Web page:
EN_211D_Sirois_-_Hoop_House_Sign_0.JPG The ASL Advisory Board and staff congratulates twelve dedicated instructors for their application of academic service learning through Action Grant funds provided by the Provost’s Office during the 2012-2013 academic year. In total, their projects involved 178 students, engaged 26 community organizations across the Upper Peninsula and resulted in more than 3,130 community impact hours. View the list of instructors and projects here.

Check out NMU ASL's new Facebook page! Though quiet during the summer, the Facebook page will showcase up-coming speakers, current research in the field, and course designation information throughout the fall and winter semesters.

The results from the Student Experience Survey are in! Out of the 1,338 students who were in ASL courses last fall, 293 completed the survey. Faculty interested in obtaining individual course results can email nmuasl@nmu.edu.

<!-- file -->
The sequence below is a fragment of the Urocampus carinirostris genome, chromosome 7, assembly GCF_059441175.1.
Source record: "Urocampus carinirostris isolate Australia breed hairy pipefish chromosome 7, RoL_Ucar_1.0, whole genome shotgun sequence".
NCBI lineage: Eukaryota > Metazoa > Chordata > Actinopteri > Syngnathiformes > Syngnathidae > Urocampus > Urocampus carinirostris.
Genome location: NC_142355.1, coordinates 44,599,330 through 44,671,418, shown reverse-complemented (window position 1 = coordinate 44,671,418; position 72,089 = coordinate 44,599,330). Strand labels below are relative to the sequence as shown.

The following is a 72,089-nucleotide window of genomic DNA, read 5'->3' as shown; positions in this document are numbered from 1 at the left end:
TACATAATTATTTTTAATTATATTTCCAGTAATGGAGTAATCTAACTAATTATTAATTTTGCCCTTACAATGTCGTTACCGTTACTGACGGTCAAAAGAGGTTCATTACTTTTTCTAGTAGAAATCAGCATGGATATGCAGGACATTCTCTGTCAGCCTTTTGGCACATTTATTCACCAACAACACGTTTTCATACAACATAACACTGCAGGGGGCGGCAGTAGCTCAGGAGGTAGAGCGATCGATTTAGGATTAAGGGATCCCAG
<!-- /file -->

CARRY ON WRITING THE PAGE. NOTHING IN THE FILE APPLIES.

• 91% either agreed or strongly agreed that the community participation aspect of this course showed them that they can become more involved in the community
  • 81% felt that their interactions with the community project enhanced their learning and/or understanding in the course
  • 32% said their ASL experience helped clarify their major
  • 41% said their ASL experience helped clarify their career choice
  • 45% said their ASL experience exposed them to new career possibilities

What is Academic Service Learning?

Academic service learning is an exciting teaching methodology that incorporates community service as a means of helping students gain a deeper understanding of course objectives, acquire new knowledge, develop professional expertise and engage in civic activity.